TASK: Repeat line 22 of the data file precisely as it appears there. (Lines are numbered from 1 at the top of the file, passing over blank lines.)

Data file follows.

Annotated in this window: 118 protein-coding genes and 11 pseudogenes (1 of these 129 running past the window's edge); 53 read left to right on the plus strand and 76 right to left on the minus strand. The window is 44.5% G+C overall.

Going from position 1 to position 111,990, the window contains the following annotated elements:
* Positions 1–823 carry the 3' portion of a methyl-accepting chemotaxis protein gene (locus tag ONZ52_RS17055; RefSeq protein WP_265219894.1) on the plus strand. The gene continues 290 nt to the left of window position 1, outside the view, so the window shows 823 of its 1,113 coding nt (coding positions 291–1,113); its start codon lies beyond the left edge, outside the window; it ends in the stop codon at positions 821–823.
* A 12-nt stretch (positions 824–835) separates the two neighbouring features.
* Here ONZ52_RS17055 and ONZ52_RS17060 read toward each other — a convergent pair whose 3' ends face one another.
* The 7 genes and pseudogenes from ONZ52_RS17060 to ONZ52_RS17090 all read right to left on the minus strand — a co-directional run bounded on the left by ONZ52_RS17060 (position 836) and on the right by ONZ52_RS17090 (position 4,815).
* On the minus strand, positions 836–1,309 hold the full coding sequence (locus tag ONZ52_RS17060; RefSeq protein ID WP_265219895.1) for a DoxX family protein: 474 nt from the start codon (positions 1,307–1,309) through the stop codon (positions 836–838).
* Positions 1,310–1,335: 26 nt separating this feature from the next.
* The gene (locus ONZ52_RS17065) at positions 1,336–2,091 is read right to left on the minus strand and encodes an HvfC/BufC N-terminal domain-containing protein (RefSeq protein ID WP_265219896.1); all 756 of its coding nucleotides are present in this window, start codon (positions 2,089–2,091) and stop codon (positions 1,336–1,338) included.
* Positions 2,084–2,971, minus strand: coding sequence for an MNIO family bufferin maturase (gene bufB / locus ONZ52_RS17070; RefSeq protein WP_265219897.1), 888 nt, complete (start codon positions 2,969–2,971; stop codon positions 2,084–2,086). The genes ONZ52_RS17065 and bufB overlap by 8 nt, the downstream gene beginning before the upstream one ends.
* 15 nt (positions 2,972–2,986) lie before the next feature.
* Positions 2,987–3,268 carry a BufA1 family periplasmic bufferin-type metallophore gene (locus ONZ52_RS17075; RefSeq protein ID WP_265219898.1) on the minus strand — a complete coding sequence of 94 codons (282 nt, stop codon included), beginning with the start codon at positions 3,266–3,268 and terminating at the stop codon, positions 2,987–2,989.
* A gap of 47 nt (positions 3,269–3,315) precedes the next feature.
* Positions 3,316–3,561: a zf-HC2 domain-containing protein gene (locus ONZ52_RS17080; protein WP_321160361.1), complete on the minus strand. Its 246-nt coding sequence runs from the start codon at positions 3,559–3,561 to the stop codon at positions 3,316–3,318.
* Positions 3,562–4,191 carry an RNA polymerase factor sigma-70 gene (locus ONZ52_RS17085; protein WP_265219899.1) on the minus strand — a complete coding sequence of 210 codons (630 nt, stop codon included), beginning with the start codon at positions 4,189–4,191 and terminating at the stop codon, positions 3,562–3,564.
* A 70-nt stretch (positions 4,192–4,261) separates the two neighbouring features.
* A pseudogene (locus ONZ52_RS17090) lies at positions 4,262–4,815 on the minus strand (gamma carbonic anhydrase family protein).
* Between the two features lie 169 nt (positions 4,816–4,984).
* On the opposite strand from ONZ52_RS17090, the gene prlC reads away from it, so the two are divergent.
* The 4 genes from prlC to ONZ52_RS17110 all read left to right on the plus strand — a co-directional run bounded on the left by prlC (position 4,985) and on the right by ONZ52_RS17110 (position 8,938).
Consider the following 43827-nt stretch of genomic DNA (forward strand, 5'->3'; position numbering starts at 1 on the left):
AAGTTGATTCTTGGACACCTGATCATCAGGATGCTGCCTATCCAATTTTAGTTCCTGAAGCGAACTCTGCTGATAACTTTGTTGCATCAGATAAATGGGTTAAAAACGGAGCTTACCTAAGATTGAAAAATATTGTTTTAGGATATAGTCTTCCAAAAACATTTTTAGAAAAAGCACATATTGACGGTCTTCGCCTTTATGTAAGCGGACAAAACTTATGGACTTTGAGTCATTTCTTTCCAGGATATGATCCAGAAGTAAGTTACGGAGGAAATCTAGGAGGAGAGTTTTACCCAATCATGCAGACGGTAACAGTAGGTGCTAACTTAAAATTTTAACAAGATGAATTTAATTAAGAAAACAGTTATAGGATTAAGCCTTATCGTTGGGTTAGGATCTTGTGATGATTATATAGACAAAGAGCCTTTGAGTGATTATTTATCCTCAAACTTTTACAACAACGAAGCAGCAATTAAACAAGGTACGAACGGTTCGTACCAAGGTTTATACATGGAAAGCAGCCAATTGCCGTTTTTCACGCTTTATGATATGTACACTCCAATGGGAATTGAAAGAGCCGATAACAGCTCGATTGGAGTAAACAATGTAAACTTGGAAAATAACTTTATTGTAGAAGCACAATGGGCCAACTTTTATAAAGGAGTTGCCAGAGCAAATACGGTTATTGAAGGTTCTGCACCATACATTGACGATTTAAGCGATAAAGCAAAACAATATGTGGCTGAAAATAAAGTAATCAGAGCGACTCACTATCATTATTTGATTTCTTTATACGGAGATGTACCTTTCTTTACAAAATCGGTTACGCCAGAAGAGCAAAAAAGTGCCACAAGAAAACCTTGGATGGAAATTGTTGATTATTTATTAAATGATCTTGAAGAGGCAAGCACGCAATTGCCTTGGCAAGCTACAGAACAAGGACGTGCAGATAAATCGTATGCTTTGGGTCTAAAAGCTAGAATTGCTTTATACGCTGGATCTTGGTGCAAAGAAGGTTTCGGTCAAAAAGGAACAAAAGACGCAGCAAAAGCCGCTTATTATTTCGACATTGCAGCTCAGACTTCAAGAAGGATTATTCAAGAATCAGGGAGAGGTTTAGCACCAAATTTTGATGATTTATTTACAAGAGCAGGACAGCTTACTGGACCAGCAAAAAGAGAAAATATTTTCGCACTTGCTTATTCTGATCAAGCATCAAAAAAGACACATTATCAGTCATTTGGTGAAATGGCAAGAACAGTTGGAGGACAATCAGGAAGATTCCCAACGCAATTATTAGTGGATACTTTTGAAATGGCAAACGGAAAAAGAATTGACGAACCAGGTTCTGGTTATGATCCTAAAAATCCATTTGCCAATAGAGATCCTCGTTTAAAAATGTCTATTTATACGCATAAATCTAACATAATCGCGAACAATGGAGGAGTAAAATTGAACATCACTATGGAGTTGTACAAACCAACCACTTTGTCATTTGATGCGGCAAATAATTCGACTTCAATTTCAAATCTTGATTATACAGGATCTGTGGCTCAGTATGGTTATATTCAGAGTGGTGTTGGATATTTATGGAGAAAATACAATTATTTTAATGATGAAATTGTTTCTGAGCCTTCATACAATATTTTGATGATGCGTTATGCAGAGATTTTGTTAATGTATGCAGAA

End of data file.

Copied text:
AAGTTGATTCTTGGACACCTGATCATCAGGATGCTGCCTATCCAATTTTAGTTCCTGAAGCGAACTCTGCTGATAACTTTGTTGCATCAGATAAATGGGTTAAAAACGGAGCTTACCTAAGATTGAAAAATATTGTTTTAGGATATAGTCTTCCAAAAACATTTTTAGAAAAAGCACATATTGACGGTCTTCGCCTTTATGTAAGCGGACAAAACTTATGGACTTTGAGTCATTTCTTTCCAGGATATGATCCAGAAGTAAGTTACGGAGGAAATCTAGGAGGAGAGTTTTACCCAATCATGCAGACGGTAACAGTAGGTGCTAACTTAAAATTTTAACAAGATGAATTTAATTAAGAAAACAGTTATAGGATTAAGCCTTATCGTTGGGTTAGGATCTTGTGATGATTATATAGACAAAGAGCCTTTGAGTGATTATTTATCCTCAAACTTTTACAACAACGAAGCAGCAATTAAACAAGGTACGAACGGTTCGTACCAAGGTTTATACATGGAAAGCAGCCAATTGCCGTTTTTCACGCTTTATGATATGTACACTCCAATGGGAATTGAAAGAGCCGATAACAGCTCGATTGGAGTAAACAATGTAAACTTGGAAAATAACTTTATTGTAGAAGCACAATGGGCCAACTTTTATAAAGGAGTTGCCAGAGCAAATACGGTTATTGAAGGTTCTGCACCATACATTGACGATTTAAGCGATAAAGCAAAACAATATGTGGCTGAAAATAAAGTAATCAGAGCGACTCACTATCATTATTTGATTTCTTTATACGGAGATGTACCTTTCTTTACAAAATCGGTTACGCCAGAAGAGCAAAAAAGTGCCACAAGAAAACCTTGGATGGAAATTGTTGATTATTTATTAAATGATCTTGAAGAGGCAAGCACGCAATTGCCTTGGCAAGCTACAGAACAAGGACGTGCAGATAAATCGTATGCTTTGGGTCTAAAAGCTAGAATTGCTTTATACGCTGGATCTTGGTGCAAAGAAGGTTTCGGTCAAAAAGGAACAAAAGACGCAGCAAAAGCCGCTTATTATTTCGACATTGCAGCTCAGACTTCAAGAAGGATTATTCAAGAATCAGGGAGAGGTTTAGCACCAAATTTTGATGATTTATTTACAAGAGCAGGACAGCTTACTGGACCAGCAAAAAGAGAAAATATTTTCGCACTTGCTTATTCTGATCAAGCATCAAAAAAGACACATTATCAGTCATTTGGTGAAATGGCAAGAACAGTTGGAGGACAATCAGGAAGATTCCCAACGCAATTATTAGTGGATACTTTTGAAATGGCAAACGGAAAAAGAATTGACGAACCAGGTTCTGGTTATGATCCTAAAAATCCATTTGCCAATAGAGATCCTCGTTTAAAAATGTCTATTTATACGCATAAATCTAACATAATCGCGAACAATGGAGGAGTAAAATTGAACATCACTATGGAGTTGTACAAACCAACCACTTTGTCATTTGATGCGGCAAATAATTCGACTTCAATTTCAAATCTTGATTATACAGGATCTGTGGCTCAGTATGGTTATATTCAGAGTGGTGTTGGATATTTATGGAGAAAATACAATTATTTTAATGATGAAATTGTTTCTGAGCCTTCATACAATATTTTGATGATGCGTTATGCAGAGATTTTGTTAATGTATGCAGAA